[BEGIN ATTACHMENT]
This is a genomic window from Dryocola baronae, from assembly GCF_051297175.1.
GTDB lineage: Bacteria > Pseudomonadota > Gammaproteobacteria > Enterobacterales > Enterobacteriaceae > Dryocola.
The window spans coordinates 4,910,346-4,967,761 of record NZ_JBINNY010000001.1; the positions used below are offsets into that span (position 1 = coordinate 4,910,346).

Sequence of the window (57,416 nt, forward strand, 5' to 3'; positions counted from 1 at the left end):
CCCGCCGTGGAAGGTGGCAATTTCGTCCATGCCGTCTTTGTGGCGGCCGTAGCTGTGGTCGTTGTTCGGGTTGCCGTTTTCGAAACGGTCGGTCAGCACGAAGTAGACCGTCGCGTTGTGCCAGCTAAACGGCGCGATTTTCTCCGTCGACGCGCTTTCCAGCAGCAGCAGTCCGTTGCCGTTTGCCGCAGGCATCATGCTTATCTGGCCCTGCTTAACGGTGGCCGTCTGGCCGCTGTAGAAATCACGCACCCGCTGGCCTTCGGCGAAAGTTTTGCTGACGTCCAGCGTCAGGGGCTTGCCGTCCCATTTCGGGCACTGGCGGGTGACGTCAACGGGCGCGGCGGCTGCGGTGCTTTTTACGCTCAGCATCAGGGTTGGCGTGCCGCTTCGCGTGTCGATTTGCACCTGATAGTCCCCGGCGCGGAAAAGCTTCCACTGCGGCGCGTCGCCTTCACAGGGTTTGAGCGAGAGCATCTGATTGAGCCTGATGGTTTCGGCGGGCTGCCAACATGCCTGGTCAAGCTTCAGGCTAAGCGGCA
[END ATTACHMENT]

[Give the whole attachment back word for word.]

This is a genomic window from Dryocola baronae, from assembly GCF_051297175.1.
GTDB lineage: Bacteria > Pseudomonadota > Gammaproteobacteria > Enterobacterales > Enterobacteriaceae > Dryocola.
The window spans coordinates 4,910,346-4,967,761 of record NZ_JBINNY010000001.1; the positions used below are offsets into that span (position 1 = coordinate 4,910,346).

Sequence of the window (57,416 nt, forward strand, 5' to 3'; positions counted from 1 at the left end):
CCCGCCGTGGAAGGTGGCAATTTCGTCCATGCCGTCTTTGTGGCGGCCGTAGCTGTGGTCGTTGTTCGGGTTGCCGTTTTCGAAACGGTCGGTCAGCACGAAGTAGACCGTCGCGTTGTGCCAGCTAAACGGCGCGATTTTCTCCGTCGACGCGCTTTCCAGCAGCAGCAGTCCGTTGCCGTTTGCCGCAGGCATCATGCTTATCTGGCCCTGCTTAACGGTGGCCGTCTGGCCGCTGTAGAAATCACGCACCCGCTGGCCTTCGGCGAAAGTTTTGCTGACGTCCAGCGTCAGGGGCTTGCCGTCCCATTTCGGGCACTGGCGGGTGACGTCAACGGGCGCGGCGGCTGCGGTGCTTTTTACGCTCAGCATCAGGGTTGGCGTGCCGCTTCGCGTGTCGATTTGCACCTGATAGTCCCCGGCGCGGAAAAGCTTCCACTGCGGCGCGTCGCCTTCACAGGGTTTGAGCGAGAGCATCTGATTGAGCCTGATGGTTTCGGCGGGCTGCCAACATGCCTGGTCAAGCTTCAGGCTAAGCGGCA